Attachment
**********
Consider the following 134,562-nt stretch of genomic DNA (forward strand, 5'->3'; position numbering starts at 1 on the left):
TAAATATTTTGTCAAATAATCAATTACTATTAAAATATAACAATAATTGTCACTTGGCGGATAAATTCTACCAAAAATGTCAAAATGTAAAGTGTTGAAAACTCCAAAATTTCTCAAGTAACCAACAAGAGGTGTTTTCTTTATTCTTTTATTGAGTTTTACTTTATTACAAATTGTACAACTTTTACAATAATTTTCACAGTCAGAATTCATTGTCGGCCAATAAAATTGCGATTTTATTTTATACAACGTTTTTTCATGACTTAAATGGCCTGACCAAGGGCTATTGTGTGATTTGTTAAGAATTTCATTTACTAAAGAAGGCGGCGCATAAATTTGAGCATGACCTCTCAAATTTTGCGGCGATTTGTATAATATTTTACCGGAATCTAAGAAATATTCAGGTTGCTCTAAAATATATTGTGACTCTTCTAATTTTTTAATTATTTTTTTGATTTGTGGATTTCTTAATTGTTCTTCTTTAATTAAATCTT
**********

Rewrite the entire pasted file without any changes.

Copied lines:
Consider the following 134,562-nt stretch of genomic DNA (forward strand, 5'->3'; position numbering starts at 1 on the left):
TAAATATTTTGTCAAATAATCAATTACTATTAAAATATAACAATAATTGTCACTTGGCGGATAAATTCTACCAAAAATGTCAAAATGTAAAGTGTTGAAAACTCCAAAATTTCTCAAGTAACCAACAAGAGGTGTTTTCTTTATTCTTTTATTGAGTTTTACTTTATTACAAATTGTACAACTTTTACAATAATTTTCACAGTCAGAATTCATTGTCGGCCAATAAAATTGCGATTTTATTTTATACAACGTTTTTTCATGACTTAAATGGCCTGACCAAGGGCTATTGTGTGATTTGTTAAGAATTTCATTTACTAAAGAAGGCGGCGCATAAATTTGAGCATGACCTCTCAAATTTTGCGGCGATTTGTATAATATTTTACCGGAATCTAAGAAATATTCAGGTTGCTCTAAAATATATTGTGACTCTTCTAATTTTTTAATTATTTTTTTGATTTGTGGATTTCTTAATTGTTCTTCTTTAATTAAATCTT